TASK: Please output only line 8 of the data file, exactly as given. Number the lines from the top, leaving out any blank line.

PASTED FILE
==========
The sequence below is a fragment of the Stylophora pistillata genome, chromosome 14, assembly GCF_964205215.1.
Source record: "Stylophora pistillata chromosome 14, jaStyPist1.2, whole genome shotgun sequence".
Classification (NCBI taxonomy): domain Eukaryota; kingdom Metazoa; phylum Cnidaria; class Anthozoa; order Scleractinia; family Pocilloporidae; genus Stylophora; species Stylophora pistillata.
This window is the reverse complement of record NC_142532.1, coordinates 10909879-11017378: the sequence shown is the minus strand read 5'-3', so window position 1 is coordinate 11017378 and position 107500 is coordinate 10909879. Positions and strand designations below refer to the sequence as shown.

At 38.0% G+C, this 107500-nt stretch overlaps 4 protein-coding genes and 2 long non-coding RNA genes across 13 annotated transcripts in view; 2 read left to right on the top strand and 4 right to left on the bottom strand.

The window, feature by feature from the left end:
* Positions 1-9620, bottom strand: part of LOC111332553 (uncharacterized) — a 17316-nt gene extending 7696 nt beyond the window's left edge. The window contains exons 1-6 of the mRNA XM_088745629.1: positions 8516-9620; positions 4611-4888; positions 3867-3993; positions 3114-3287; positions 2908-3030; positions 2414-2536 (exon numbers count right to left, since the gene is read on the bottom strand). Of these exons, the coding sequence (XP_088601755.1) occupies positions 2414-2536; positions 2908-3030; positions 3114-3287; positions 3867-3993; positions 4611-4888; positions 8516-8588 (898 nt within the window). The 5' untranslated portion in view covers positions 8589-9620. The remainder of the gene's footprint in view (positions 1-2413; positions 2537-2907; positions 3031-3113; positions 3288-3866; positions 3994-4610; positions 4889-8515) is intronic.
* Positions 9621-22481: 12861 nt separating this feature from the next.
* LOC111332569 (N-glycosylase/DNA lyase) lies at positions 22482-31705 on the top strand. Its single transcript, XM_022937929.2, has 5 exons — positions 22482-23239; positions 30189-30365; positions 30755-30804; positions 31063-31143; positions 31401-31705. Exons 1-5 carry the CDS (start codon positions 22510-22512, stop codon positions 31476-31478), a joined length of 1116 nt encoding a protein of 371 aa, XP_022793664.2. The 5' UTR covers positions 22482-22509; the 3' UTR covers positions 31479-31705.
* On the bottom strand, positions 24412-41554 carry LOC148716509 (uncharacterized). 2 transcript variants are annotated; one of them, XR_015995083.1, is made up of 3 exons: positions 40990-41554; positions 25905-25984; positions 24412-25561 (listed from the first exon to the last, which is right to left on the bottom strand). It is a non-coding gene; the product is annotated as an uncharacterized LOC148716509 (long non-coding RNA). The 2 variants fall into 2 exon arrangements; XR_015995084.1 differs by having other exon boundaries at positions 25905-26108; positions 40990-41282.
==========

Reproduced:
* Positions 9621-22481: 12861 nt separating this feature from the next.